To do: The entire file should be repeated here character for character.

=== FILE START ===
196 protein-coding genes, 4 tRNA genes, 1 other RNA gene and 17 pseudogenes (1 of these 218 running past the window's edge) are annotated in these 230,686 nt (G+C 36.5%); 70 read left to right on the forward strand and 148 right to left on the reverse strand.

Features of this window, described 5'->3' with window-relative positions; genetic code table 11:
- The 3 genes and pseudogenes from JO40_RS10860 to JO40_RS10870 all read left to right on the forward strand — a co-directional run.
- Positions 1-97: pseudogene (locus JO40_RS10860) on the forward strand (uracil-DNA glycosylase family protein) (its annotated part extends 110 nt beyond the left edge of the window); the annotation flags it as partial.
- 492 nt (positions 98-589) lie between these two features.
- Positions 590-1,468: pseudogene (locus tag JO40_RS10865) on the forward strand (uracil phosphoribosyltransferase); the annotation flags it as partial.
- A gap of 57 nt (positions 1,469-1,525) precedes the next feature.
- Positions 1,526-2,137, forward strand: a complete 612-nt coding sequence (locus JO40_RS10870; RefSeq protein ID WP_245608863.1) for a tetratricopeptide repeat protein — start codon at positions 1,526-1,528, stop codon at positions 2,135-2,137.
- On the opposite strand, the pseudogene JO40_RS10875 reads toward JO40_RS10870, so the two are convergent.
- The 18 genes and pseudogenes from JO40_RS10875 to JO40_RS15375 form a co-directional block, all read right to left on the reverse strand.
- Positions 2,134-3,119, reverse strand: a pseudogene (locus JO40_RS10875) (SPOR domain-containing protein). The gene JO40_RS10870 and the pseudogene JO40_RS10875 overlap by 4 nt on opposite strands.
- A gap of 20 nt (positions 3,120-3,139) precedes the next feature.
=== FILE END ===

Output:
196 protein-coding genes, 4 tRNA genes, 1 other RNA gene and 17 pseudogenes (1 of these 218 running past the window's edge) are annotated in these 230,686 nt (G+C 36.5%); 70 read left to right on the forward strand and 148 right to left on the reverse strand.

Features of this window, described 5'->3' with window-relative positions; genetic code table 11:
- The 3 genes and pseudogenes from JO40_RS10860 to JO40_RS10870 all read left to right on the forward strand — a co-directional run.
- Positions 1-97: pseudogene (locus JO40_RS10860) on the forward strand (uracil-DNA glycosylase family protein) (its annotated part extends 110 nt beyond the left edge of the window); the annotation flags it as partial.
- 492 nt (positions 98-589) lie between these two features.
- Positions 590-1,468: pseudogene (locus tag JO40_RS10865) on the forward strand (uracil phosphoribosyltransferase); the annotation flags it as partial.
- A gap of 57 nt (positions 1,469-1,525) precedes the next feature.
- Positions 1,526-2,137, forward strand: a complete 612-nt coding sequence (locus JO40_RS10870; RefSeq protein ID WP_245608863.1) for a tetratricopeptide repeat protein — start codon at positions 1,526-1,528, stop codon at positions 2,135-2,137.
- On the opposite strand, the pseudogene JO40_RS10875 reads toward JO40_RS10870, so the two are convergent.
- The 18 genes and pseudogenes from JO40_RS10875 to JO40_RS15375 form a co-directional block, all read right to left on the reverse strand.
- Positions 2,134-3,119, reverse strand: a pseudogene (locus JO40_RS10875) (SPOR domain-containing protein). The gene JO40_RS10870 and the pseudogene JO40_RS10875 overlap by 4 nt on opposite strands.
- A gap of 20 nt (positions 3,120-3,139) precedes the next feature.